Holy crap we’ve walked into a tattoo parlor.
Very clever. People tend to object to tattoo parlors in their neighborhoods because, face it many tattoo storefronts have the charm of a low rent pawn shop. However, art galleries are cool and people like art galleries. Tattoo artists are artists and it totally makes sense to have them in an art gallery! And it makes sense to have their art alongside other artists.
I think this, having a gallery/parlor, would make sense in other areas where a tattoo parlor wants to come in and pretty up the neighborhood.
From what I can see for 4th St NW it includes 1709-1721 4th St NW. Thing is 1717 4th Street was infill, built sometime after 2009.
As you can see from the screen capture of Google’s Streetview time machine, there was an empty lot in 2009, surrounded by a wood fence. Up in the left hand corner is an image from 2016. showing the building that currently sits there. Whatever Wardman that used to be there is long gone
The John Mercer Langston School at 43 P Street NW has been sitting empty and vacant since 1997*. That’s 20 years of rotting away with nothing being done to bring it back to life.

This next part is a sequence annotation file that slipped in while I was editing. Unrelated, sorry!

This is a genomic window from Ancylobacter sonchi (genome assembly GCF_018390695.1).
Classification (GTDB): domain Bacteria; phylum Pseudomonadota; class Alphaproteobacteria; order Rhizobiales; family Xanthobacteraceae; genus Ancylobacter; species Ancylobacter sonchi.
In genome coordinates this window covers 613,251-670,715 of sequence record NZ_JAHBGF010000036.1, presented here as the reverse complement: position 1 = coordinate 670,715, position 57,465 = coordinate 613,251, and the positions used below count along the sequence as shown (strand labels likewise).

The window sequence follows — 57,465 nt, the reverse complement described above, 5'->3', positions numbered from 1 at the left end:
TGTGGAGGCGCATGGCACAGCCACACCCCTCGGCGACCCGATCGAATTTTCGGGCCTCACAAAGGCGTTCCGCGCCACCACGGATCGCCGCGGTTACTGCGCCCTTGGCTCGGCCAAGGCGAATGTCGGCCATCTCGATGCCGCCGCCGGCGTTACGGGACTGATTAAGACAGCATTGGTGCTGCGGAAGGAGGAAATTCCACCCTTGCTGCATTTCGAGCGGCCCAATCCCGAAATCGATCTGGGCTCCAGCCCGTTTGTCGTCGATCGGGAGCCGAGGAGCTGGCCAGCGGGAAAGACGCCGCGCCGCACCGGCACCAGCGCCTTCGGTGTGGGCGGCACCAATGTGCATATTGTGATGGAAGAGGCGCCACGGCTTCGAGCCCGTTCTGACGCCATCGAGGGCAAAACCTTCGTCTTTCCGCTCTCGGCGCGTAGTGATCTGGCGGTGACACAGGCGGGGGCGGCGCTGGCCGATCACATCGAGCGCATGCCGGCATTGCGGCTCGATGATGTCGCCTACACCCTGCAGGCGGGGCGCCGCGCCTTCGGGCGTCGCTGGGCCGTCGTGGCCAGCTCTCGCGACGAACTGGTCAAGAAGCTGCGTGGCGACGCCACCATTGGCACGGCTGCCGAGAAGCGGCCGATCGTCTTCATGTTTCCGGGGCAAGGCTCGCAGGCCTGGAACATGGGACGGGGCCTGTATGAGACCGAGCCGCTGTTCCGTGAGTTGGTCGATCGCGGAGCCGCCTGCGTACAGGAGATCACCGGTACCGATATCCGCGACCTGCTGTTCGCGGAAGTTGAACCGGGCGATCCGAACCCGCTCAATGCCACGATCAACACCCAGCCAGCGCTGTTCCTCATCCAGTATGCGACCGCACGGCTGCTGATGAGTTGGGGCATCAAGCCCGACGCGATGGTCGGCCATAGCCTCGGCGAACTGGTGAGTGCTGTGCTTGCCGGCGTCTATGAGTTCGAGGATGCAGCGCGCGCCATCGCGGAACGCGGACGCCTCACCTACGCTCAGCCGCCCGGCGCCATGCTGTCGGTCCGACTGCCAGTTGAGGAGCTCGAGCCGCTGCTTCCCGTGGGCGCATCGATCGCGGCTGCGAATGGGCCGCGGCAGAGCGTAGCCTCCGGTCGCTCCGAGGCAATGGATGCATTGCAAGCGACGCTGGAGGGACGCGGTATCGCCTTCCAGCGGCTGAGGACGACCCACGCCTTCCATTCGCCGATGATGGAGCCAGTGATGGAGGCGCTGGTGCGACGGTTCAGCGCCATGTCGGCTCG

When the problem of the school was mentioned at on Bates Area Civic Association to the representative from Ward 5 Councilman Kenyon McDuffie‘s office didn’t seem to be familiar with the hulking corpse of a building and might have confused it with another building. There is so much development going on, some involving city owned land, I understand it can be confusing.
Part of the problem is whomever is the Ward Councilperson for Ward 5 is not particularly interested in being proactive regarding this property. They and or their staff seem to believe the “process” will take care of it. The process is broken.
As a school, charters have first dibs. Langston is a gut job, so no serious charter school is going through the long process getting the school to dump millions of dollars in the building’s renovation. There was a fight for the John F. Cook across the street that Mundo Verde eventually won and added to, but Cook was empty for less than 5 years and was still functional as a building.
Yes, there is an educational center next door in Slater that has always expressed interest in Langston. However the occupants of Slater are poor tenants. Poor as in too poor to do the work needed to have the Langston building gutted, brought up to code, while respecting the building’s Historic Landmark status. However, councilperson staff will almost always drag up that unrealistic possibility when asked about what’s is if anything going on with Langston. The occupants of Slater have been interested in Langston for at least 15 years. If given 15 more years they will express the same level of interest without much action to show for it.